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Keywords: Refugee settlement

Historical Items

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Item 102760

"Many and One" shirt, Lewiston, 2004

Contributed by: Maine Historical Society Date: 2004-01-10 Location: Lewiston Media: Cotton

Exhibits

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Exhibit

Pigeon's Mainer Project: who decides who belongs?

Street artist Pigeon's artwork tackles the multifaceted topic of immigration. He portrays Maine residents, some who are asylum seekers, refugees, and immigrants—people who are often marginalized through state and federal policies—to ask questions about the dynamics of power in society, and who gets to call themselves a “Mainer.”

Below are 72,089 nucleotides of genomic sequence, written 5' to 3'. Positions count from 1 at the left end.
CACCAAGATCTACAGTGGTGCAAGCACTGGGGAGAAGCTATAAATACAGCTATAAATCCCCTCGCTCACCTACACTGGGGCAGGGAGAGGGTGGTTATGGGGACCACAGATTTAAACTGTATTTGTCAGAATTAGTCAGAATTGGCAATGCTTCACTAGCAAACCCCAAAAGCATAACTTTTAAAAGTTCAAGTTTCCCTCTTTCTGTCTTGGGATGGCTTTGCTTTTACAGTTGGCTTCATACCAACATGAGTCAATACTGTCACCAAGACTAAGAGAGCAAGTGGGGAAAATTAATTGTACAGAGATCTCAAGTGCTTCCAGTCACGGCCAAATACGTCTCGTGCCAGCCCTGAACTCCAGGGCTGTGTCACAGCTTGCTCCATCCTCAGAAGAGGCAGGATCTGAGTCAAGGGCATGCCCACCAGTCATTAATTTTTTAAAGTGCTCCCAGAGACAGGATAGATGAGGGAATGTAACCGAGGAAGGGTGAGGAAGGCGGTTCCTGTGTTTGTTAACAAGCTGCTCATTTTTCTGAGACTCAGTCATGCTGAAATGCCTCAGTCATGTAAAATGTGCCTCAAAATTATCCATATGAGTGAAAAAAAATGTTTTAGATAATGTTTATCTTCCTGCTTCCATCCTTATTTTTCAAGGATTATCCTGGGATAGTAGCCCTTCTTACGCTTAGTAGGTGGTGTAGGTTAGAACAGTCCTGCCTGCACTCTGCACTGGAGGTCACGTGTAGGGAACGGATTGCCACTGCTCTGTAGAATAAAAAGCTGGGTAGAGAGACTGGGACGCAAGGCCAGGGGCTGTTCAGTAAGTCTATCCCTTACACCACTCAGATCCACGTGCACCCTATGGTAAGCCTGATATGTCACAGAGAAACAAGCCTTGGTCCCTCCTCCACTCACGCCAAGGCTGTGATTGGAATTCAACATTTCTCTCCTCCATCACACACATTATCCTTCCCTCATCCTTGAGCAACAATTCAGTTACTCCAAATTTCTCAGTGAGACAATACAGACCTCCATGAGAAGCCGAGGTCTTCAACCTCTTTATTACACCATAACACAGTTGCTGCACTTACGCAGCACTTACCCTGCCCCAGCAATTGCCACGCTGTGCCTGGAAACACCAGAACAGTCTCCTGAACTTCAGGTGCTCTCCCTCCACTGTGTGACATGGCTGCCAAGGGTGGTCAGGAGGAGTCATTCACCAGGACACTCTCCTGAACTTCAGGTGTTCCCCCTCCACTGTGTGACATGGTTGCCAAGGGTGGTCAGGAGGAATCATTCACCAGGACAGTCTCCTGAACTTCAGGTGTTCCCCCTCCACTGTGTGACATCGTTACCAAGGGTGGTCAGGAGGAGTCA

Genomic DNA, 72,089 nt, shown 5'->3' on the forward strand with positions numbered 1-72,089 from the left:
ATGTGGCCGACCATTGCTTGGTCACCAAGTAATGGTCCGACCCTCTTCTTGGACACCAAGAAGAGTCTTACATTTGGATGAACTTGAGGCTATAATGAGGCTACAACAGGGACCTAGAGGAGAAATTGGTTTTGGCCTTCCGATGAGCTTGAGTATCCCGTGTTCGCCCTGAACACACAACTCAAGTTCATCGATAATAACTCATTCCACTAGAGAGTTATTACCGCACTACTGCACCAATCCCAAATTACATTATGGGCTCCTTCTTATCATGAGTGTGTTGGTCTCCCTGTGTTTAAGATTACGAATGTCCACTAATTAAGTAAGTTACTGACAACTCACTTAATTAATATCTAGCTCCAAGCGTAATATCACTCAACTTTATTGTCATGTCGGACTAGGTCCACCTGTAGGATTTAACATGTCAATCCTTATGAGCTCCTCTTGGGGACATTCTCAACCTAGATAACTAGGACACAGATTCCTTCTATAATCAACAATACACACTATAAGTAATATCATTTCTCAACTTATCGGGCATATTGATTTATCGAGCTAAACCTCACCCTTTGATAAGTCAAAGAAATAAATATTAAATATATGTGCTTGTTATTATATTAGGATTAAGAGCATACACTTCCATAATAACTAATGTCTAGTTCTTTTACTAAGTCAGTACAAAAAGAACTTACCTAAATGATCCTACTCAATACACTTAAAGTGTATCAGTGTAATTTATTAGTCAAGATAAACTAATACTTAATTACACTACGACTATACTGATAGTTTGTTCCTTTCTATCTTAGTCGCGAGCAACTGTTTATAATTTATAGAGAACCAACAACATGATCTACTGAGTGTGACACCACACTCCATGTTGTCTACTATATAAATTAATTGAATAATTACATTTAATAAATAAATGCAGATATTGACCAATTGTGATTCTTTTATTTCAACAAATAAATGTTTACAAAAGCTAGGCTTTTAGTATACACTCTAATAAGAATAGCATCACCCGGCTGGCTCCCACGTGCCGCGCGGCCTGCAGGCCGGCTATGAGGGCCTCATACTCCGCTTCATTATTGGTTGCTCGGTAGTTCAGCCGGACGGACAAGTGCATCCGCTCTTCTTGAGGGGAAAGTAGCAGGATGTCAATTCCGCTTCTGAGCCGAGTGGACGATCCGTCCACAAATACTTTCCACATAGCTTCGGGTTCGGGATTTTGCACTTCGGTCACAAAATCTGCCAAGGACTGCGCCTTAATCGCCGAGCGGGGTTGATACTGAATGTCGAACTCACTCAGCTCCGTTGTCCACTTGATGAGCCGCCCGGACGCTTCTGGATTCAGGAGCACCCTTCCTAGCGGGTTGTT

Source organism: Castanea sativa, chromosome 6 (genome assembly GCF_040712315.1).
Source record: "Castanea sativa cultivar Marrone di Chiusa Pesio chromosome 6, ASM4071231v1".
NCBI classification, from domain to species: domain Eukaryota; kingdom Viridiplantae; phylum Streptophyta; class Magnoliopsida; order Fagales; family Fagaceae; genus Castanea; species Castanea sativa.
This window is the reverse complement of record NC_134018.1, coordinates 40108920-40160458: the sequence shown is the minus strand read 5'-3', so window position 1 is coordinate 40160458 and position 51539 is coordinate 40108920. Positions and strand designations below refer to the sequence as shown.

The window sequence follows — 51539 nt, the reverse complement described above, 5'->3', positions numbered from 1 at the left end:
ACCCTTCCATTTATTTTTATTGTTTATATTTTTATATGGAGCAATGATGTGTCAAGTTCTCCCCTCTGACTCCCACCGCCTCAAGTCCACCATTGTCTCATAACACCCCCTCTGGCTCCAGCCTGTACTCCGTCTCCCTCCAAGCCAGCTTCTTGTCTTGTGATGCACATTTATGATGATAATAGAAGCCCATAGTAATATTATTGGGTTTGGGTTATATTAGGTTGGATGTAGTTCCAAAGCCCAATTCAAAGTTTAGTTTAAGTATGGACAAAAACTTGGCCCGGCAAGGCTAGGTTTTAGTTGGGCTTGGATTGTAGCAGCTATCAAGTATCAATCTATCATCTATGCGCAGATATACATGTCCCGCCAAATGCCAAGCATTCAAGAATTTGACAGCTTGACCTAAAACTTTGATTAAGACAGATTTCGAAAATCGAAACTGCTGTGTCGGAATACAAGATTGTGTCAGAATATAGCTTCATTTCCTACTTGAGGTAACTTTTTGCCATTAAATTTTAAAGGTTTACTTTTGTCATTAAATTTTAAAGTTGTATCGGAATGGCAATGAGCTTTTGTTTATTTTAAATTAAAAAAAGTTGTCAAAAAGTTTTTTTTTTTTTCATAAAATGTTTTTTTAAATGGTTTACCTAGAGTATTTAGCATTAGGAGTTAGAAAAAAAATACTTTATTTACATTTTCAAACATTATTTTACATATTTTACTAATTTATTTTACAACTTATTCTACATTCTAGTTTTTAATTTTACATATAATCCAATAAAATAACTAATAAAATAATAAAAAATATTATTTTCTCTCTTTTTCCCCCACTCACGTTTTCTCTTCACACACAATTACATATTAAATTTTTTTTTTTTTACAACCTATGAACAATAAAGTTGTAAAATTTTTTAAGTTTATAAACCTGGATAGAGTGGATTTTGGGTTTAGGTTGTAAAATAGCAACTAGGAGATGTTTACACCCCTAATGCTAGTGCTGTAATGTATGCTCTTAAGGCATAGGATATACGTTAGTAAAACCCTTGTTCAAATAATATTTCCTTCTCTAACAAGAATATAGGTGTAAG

Exhibit

The Devil and the Wilderness

Anglo-Americans in northern New England sometimes interpreted their own anxieties about the Wilderness, their faith, and their conflicts with Native Americans as signs that the Devil and his handmaidens, witches, were active in their midst.

Exhibit

400 years of New Mainers

Immigration is one of the most debated topics in Maine. Controversy aside, immigration is also America's oldest tradition, and along with religious tolerance, what our nation was built upon. Since the first people--the Wabanaki--permitted Europeans to settle in the land now known as Maine, we have been a state of immigrants.

Site Pages

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Site Page

Presque Isle: The Star City - Native Americans

Algonquin speaking refugees from English areas of southern New England fled northward and enlarged villages on the Kennebec and Penobscot Rivers.